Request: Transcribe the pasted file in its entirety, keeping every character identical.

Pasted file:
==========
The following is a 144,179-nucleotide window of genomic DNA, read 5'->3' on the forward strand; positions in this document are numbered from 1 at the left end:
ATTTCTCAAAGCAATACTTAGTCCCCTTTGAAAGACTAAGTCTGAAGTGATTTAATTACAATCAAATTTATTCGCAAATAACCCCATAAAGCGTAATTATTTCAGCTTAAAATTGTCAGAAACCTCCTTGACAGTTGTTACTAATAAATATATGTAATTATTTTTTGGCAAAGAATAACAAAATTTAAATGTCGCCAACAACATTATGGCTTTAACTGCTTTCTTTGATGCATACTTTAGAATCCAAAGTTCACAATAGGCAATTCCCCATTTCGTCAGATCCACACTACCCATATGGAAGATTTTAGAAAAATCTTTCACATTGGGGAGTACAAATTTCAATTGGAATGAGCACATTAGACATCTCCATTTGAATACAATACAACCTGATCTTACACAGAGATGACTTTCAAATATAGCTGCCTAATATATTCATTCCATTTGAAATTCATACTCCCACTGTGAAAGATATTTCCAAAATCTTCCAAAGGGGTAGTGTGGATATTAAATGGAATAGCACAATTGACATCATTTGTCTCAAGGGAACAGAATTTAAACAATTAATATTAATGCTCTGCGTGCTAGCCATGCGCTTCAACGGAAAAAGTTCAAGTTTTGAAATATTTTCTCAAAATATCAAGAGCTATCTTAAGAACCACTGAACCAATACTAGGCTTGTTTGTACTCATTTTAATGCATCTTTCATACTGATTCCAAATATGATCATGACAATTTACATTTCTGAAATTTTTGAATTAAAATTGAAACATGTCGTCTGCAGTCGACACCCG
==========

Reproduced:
The following is a 144,179-nucleotide window of genomic DNA, read 5'->3' on the forward strand; positions in this document are numbered from 1 at the left end:
ATTTCTCAAAGCAATACTTAGTCCCCTTTGAAAGACTAAGTCTGAAGTGATTTAATTACAATCAAATTTATTCGCAAATAACCCCATAAAGCGTAATTATTTCAGCTTAAAATTGTCAGAAACCTCCTTGACAGTTGTTACTAATAAATATATGTAATTATTTTTTGGCAAAGAATAACAAAATTTAAATGTCGCCAACAACATTATGGCTTTAACTGCTTTCTTTGATGCATACTTTAGAATCCAAAGTTCACAATAGGCAATTCCCCATTTCGTCAGATCCACACTACCCATATGGAAGATTTTAGAAAAATCTTTCACATTGGGGAGTACAAATTTCAATTGGAATGAGCACATTAGACATCTCCATTTGAATACAATACAACCTGATCTTACACAGAGATGACTTTCAAATATAGCTGCCTAATATATTCATTCCATTTGAAATTCATACTCCCACTGTGAAAGATATTTCCAAAATCTTCCAAAGGGGTAGTGTGGATATTAAATGGAATAGCACAATTGACATCATTTGTCTCAAGGGAACAGAATTTAAACAATTAATATTAATGCTCTGCGTGCTAGCCATGCGCTTCAACGGAAAAAGTTCAAGTTTTGAAATATTTTCTCAAAATATCAAGAGCTATCTTAAGAACCACTGAACCAATACTAGGCTTGTTTGTACTCATTTTAATGCATCTTTCATACTGATTCCAAATATGATCATGACAATTTACATTTCTGAAATTTTTGAATTAAAATTGAAACATGTCGTCTGCAGTCGACACCCG